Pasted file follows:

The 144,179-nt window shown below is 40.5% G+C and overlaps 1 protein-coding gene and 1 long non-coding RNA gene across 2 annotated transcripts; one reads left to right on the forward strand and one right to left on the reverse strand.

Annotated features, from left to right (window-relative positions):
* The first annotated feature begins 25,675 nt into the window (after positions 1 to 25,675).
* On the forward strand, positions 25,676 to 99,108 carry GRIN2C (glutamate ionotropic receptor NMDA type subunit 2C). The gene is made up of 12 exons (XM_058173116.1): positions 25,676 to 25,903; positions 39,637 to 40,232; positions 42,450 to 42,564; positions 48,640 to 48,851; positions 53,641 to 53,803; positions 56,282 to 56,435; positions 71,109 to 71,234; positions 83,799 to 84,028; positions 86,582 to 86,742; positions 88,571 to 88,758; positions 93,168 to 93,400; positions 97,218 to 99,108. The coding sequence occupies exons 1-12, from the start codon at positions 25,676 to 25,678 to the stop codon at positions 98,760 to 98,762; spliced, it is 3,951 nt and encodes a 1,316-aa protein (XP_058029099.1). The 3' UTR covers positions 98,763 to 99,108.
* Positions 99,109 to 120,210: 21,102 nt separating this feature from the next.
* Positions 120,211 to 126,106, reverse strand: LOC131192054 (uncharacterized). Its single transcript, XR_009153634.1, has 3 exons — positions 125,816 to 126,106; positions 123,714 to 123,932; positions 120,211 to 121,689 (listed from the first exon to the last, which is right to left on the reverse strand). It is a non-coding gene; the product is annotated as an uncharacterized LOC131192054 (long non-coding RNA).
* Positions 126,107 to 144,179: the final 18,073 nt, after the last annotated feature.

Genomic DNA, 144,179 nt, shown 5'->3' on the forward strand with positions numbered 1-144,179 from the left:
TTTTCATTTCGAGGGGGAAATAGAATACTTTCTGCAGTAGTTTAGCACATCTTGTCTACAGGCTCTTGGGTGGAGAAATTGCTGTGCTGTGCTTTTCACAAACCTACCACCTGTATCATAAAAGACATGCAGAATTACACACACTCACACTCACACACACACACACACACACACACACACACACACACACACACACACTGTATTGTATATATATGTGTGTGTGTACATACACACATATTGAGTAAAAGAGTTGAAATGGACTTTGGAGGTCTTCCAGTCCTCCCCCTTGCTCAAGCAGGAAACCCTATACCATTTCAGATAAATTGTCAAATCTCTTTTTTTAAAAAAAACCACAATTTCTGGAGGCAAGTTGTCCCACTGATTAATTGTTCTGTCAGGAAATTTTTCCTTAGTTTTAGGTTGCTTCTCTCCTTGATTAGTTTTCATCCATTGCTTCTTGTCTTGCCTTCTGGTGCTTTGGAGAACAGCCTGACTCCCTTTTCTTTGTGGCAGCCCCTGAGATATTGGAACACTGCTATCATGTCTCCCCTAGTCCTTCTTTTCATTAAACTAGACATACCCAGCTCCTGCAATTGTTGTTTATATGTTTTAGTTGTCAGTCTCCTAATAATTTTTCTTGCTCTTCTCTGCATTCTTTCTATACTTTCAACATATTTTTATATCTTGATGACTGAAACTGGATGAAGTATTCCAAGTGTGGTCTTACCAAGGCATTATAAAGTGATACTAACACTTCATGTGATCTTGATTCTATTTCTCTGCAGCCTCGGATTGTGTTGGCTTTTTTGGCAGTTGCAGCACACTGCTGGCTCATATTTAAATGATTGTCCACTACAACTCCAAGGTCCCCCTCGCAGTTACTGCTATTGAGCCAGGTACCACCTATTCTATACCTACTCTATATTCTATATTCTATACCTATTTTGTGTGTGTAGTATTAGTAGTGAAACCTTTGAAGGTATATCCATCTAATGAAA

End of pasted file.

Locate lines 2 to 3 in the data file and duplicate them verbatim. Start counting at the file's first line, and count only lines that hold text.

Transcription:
Annotated features, from left to right (window-relative positions):
* The first annotated feature begins 25,675 nt into the window (after positions 1 to 25,675).